Anti-Splat Aero Issues Service bulletin on Air-Oil Separator

Saddle Mount & Vacuum Valve
Saddle Mount & Vacuum Valve

Anti-Splat Aero (ASA), maker of after-market parts for experimental aircraft, has issued a service bulletin on their Air-Oil Separator system that many have installed in their aircraft. A recent forced landing of an RV-8 that blew out the crankcase seal due to over pressurization prompted the bulletin, although ASA maintains that most installations are problem free. The ASA system incorporates a vacuum valve that is tapped into the exhaust system to pull a suction on the crankcase breather line.  On some aircraft, their exhaust tap is becoming clogged by coking oil residue. If it becomes sufficiently clogged, high crankcase pressure can result, and this can cause oil leakage or seal failure. They are recommending that all installations be inspected for coking at every oil change, and are offering a backup relief valve that can be installed to prevent cranks pressurization should the tap become clogged between inspections. The full text of their service bulletin (posted on the ASA web site) is below.


Date Effective: October 30, 2014
Subject: Vacuum Saddle Mount Evacuation System Maintenance
Required Action: Cleaning and Inspection of Bias Draw Tube
Time of Compliance: Before Further Flight and at Each Subsequent Oil Change
Level of Certification: Aircraft Owner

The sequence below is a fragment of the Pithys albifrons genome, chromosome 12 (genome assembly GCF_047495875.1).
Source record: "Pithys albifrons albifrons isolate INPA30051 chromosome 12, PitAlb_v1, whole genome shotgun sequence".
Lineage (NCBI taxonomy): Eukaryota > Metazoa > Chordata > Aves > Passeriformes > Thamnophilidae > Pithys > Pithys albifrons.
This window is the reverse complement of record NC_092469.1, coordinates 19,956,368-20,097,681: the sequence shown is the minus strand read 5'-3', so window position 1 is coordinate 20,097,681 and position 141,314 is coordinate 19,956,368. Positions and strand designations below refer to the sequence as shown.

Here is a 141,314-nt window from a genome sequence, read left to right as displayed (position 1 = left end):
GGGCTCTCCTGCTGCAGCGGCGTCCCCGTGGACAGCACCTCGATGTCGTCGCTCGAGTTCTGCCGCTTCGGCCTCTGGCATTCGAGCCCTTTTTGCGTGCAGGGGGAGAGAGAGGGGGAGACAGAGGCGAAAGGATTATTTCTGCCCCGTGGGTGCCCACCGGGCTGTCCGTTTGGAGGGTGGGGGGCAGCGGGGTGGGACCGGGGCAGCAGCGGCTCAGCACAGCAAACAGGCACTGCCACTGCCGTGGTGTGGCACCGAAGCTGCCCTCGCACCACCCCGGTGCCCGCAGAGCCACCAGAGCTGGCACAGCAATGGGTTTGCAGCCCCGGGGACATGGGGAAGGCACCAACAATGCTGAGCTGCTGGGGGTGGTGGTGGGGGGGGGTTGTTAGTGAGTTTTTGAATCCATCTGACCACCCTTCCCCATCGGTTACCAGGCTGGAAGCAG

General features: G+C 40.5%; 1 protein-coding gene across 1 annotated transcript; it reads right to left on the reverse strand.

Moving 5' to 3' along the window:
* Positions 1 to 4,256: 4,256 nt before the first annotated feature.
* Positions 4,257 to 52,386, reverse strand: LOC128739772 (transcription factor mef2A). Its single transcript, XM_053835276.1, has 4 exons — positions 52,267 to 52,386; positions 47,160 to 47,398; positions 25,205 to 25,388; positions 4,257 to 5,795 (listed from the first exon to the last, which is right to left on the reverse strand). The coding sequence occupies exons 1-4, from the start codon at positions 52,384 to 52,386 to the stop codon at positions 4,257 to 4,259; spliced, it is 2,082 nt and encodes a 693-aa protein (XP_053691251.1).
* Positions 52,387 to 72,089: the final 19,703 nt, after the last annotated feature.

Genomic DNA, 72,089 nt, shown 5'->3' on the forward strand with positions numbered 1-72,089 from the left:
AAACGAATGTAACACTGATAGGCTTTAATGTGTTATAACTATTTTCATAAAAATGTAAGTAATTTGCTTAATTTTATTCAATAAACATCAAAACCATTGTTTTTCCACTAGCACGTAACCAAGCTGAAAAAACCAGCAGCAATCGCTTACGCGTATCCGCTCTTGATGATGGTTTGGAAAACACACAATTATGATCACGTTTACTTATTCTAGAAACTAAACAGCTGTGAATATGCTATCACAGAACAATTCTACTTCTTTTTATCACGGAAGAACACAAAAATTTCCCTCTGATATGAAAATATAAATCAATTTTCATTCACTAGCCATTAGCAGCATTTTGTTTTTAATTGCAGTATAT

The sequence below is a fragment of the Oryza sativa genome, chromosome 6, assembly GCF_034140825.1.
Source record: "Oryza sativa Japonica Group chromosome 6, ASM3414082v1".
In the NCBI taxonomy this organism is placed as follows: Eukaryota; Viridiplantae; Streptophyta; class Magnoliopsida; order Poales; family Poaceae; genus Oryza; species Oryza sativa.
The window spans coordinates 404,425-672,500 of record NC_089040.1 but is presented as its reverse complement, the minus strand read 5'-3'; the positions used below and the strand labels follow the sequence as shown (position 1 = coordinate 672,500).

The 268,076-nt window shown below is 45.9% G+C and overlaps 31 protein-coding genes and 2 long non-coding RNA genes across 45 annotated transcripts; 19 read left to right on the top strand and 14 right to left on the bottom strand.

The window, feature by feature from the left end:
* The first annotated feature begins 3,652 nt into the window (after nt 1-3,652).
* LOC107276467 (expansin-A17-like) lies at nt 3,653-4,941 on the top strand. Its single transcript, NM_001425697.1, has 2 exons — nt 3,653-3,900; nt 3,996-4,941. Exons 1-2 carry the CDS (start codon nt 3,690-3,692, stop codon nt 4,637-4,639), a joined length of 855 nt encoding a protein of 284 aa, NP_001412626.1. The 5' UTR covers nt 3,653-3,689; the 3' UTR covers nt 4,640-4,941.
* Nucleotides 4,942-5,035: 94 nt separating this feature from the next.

A potential problem has been brought to our attention with two recent incidents resulting in a forced landing of an RV-8 due to a clogged, coked breather. This occurrence and one other on an RV-10 that had a front seal blow out are the only ones we were made aware of (even one is too many). The models displaying serious coking potential have been the 10s and we suspended sales of the evacuation system to the 10s until we can be assured the problem no longer exists. We must add that several RV-10s have the system installed and are having no issues whatsoever. We are currently trying to sort out why, and what is different. When a good working solution is found we will make it available to all via our website and the forums.  We addressed this at length on the forums as a safety precaution (it appears many were unaware and failed to receive this information).  A.S.A. markets this product too many different experimental models and applications. We strongly advise everyone, with all aircraft models to inspect the tube where it protrudes into the exhaust immediately, and at every oil change to be certain it is open and free of any serious clogging. Many owners have carried out this inspection to find a small amount of coking, 1/16″ or so on the inside periphery is normal. This is not an issue and usually will not build further. We have also changed the design of the saddle mount clamp on to further help eliminate the potential problem. When we complete the testing program on this change we will report our results and make these available. We advise inspection at every oil change and if any significant build-up is detected, to inspect more often than that. If significant build-up is detected, then for safety a second valve to vent off crankcase pressure should be installed. We have the parts for this in stock should you need them. In light of recent developments, we will be offering the system complete with two valves and necessary hardware to install this bypass. We will also have a retrofit kit to add this safety feature on to existing installations. This forced landing would not have happened and it appears the root problem lies in the fact that we failed to get everyone adequately informed as to maintenance of this system.


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